Glucocorticoids, a class of steroid hormone medications often prescribed to patients with Duchenne muscular dystrophy (DMD), offer long-term benefits for this disease, including longer preservation of muscle strength and function and decreased risk of death. These findings support the standard prescribing practices in many clinics and could help sway parents who are on the fence about their children receiving these therapies, say authors of a study published online Nov. 22, 2017 in The Lancet.
DMD is characterized by loss of muscle function and progressive muscle weakness that begins in the lower limbs and typically affects males due to the location of its causative genetic mutation. Patients with this devastating neuromuscular disease often receive glucocorticoids at some point as the disease progresses. Studies since the late 1980s have confirmed short-term benefits to treating with these drugs, including delaying the loss of muscle strength and function.
However, no prospective study had followed long-term glucocorticoid use in these patients, explains Heather Gordish-Dressman, Ph.D., a statistician at the Center for Genetic Medicine Research at Children’s National Health System and study senior author. The lack of long-term data led some physicians to delay treatment with these drugs since their use can lead to significant side effects, including weight gain, delayed growth and immunosuppression.
“Everyone had the idea that long-term use could be beneficial, but nobody had really rigorously tested that,” Gordish-Dressman says.
Craig McDonald, M.D., a University of California, Davis, professor and lead author of the study adds: “This long-term, follow-up study provides the most definitive evidence that the benefits of glucocorticoid steroid therapy in DMD extend over the entire lifespan. Most importantly, patients with Duchenne using glucocorticoids experienced an overall reduction in risk of death by more than 50 percent.”
To determine whether the short-term benefits of these drugs extend in the long term, Gordish-Dressman and researchers scattered across the country tapped data from the Cooperative International Neuromuscular Research Group’s Duchenne Natural History Study, the largest study to follow patients with DMD over time. They gathered data for 440 males with DMD aged 2 to 8 years old. About 22 percent had never taken glucocorticoids or had taken these medications for less than one year. The remainder had taken them for at least one year or longer.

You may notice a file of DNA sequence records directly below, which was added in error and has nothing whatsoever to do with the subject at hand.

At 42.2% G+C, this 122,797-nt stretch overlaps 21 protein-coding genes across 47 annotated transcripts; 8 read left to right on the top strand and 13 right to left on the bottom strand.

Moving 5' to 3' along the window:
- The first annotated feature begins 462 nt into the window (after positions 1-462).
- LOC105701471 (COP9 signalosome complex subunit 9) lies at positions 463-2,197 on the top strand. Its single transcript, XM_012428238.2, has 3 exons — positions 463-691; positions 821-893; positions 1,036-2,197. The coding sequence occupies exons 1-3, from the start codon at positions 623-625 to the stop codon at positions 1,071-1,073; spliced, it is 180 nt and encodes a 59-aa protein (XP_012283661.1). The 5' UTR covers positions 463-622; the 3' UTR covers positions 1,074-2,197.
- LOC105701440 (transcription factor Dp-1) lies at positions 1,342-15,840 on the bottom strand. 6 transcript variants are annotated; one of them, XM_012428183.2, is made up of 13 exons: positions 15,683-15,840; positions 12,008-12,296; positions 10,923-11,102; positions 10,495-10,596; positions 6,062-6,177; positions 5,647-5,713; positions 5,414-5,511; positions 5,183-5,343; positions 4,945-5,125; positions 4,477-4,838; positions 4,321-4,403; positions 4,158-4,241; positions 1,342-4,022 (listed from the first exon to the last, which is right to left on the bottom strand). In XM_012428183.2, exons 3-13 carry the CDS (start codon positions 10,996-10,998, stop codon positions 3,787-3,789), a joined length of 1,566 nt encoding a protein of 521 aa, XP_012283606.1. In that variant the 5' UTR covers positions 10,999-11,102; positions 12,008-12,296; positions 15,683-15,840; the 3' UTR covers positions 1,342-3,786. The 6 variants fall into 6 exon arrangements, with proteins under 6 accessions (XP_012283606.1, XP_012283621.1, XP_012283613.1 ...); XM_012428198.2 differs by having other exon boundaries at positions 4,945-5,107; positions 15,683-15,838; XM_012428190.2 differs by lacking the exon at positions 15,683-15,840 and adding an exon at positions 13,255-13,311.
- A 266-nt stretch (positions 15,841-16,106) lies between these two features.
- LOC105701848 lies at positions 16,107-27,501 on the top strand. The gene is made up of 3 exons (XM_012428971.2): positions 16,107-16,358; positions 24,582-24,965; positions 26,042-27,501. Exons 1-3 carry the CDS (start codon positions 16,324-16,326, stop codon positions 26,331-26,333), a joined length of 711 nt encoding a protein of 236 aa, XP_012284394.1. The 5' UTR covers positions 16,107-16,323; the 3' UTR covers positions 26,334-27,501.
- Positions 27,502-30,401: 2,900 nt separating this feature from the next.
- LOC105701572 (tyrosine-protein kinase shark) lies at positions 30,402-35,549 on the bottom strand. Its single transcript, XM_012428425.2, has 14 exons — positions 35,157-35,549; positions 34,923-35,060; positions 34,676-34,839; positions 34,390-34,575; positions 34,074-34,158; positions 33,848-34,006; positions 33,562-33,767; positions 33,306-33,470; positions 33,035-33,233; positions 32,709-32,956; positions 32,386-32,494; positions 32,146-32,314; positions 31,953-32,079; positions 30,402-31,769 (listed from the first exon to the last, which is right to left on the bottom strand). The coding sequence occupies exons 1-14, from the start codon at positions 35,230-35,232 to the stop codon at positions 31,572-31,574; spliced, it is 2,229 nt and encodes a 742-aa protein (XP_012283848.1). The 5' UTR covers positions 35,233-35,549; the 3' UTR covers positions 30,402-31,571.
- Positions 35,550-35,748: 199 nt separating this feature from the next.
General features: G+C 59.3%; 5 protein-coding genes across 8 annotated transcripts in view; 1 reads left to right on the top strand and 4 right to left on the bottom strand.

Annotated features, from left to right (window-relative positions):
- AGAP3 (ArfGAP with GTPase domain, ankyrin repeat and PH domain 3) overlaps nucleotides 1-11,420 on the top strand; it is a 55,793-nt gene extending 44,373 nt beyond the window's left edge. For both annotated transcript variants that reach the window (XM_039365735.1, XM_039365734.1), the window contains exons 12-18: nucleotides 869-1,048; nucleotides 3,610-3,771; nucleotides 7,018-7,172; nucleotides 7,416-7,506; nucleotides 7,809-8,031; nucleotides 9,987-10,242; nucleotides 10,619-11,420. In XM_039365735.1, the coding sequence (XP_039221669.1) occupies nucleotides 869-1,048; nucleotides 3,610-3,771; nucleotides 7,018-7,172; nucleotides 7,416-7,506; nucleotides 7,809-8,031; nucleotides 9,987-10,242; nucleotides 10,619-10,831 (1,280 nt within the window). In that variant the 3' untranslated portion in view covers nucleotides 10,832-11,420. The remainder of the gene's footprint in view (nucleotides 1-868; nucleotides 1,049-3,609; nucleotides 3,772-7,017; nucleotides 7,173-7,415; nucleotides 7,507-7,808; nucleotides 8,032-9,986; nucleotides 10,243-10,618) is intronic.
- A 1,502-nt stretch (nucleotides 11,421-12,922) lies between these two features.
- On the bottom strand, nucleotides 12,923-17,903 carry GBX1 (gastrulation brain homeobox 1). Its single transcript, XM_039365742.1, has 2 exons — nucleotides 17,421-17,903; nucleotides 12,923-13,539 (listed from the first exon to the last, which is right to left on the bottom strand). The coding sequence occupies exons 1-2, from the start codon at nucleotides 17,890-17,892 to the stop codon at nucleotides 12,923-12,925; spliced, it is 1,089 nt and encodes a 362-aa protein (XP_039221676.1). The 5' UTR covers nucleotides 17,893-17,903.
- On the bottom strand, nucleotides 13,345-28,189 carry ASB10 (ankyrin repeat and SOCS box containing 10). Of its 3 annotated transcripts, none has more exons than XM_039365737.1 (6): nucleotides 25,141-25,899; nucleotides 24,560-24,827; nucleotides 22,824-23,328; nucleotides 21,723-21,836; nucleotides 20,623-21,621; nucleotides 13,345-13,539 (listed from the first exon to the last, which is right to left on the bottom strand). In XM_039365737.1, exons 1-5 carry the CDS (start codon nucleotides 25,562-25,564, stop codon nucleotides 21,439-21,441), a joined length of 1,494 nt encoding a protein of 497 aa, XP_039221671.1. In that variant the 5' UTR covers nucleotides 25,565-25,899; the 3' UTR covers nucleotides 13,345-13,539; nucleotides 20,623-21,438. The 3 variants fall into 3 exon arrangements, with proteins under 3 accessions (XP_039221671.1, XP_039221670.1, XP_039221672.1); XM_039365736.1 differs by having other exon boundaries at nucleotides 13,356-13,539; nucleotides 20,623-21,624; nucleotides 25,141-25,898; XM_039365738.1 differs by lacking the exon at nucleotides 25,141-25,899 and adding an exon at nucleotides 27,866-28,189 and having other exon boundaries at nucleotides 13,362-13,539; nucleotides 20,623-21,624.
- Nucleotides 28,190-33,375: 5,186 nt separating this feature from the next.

By analyzing data for up to 10 years for these patients, the long-term benefits became clear, Gordish-Dressman adds. Glucocorticoid treatment for patients who received it for more than one year delayed loss of mobility milestones that affected the lower limbs by 2.1 to 4.4 years, such as going from supine to standing, climbing four stairs, and walking or running 10 meters, compared with boys who received the medications for less than one year. Long-term glucocorticoid therapy also delayed the loss of mobility milestones in upper limbs, such as hand function, performing a full overhead reach and raising the hands to the mouth.
Long-term use of these drugs also was associated with a decreased risk of death over the length of the study. Furthermore, deflazacort—a glucocorticoid recently approved by the Food and Drug Administration specifically for DMD—delayed loss of the ability to move from supine position to standing, walking and hand-to-mouth function significantly better than prednisone, the most popular glucocorticoid prescribed for DMD in the United States.
Gordish-Dressman says that glucocorticoids are currently a standard part of care for most patients with DMD, with some clinics prescribing these medications as soon as patients are diagnosed. However, because long-term data supporting their use was lacking, some physicians hesitate to prescribe glucocorticoids until the disease had progressed, when patients already had lost significant function.
Future studies will examine which medicines in this class of drugs and which regimens might offer the most benefits as well as how benefits differ with longer-term medication use.
Once-weekly steroid dosing can promote muscle repair without atrophy
The Lancet (2017). DOI: 10.1016/S0140-6736(17)32160-8